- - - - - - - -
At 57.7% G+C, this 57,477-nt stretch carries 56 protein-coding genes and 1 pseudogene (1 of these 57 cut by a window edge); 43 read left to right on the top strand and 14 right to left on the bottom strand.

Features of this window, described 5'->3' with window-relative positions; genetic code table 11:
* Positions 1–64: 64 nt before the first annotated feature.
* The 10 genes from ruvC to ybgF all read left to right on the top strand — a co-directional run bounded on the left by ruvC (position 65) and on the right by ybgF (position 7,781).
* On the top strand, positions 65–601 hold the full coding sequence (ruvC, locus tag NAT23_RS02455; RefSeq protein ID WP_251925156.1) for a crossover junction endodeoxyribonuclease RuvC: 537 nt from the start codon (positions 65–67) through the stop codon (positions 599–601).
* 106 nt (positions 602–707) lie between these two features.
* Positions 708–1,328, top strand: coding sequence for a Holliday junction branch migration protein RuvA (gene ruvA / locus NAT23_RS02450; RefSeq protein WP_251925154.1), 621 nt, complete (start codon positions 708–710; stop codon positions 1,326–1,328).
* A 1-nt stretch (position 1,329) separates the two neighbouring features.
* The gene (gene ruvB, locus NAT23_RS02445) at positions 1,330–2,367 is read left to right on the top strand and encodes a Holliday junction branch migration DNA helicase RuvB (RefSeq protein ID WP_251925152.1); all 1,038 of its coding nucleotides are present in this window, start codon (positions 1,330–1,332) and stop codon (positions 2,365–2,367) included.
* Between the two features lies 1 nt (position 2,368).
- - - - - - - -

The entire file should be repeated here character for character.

At 57.7% G+C, this 57,477-nt stretch carries 56 protein-coding genes and 1 pseudogene (1 of these 57 cut by a window edge); 43 read left to right on the top strand and 14 right to left on the bottom strand.

Features of this window, described 5'->3' with window-relative positions; genetic code table 11:
* Positions 1–64: 64 nt before the first annotated feature.
* The 10 genes from ruvC to ybgF all read left to right on the top strand — a co-directional run bounded on the left by ruvC (position 65) and on the right by ybgF (position 7,781).
* On the top strand, positions 65–601 hold the full coding sequence (ruvC, locus tag NAT23_RS02455; RefSeq protein ID WP_251925156.1) for a crossover junction endodeoxyribonuclease RuvC: 537 nt from the start codon (positions 65–67) through the stop codon (positions 599–601).
* 106 nt (positions 602–707) lie between these two features.
* Positions 708–1,328, top strand: coding sequence for a Holliday junction branch migration protein RuvA (gene ruvA / locus NAT23_RS02450; RefSeq protein WP_251925154.1), 621 nt, complete (start codon positions 708–710; stop codon positions 1,326–1,328).
* A 1-nt stretch (position 1,329) separates the two neighbouring features.
* The gene (gene ruvB, locus NAT23_RS02445) at positions 1,330–2,367 is read left to right on the top strand and encodes a Holliday junction branch migration DNA helicase RuvB (RefSeq protein ID WP_251925152.1); all 1,038 of its coding nucleotides are present in this window, start codon (positions 1,330–1,332) and stop codon (positions 2,365–2,367) included.
* Between the two features lies 1 nt (position 2,368).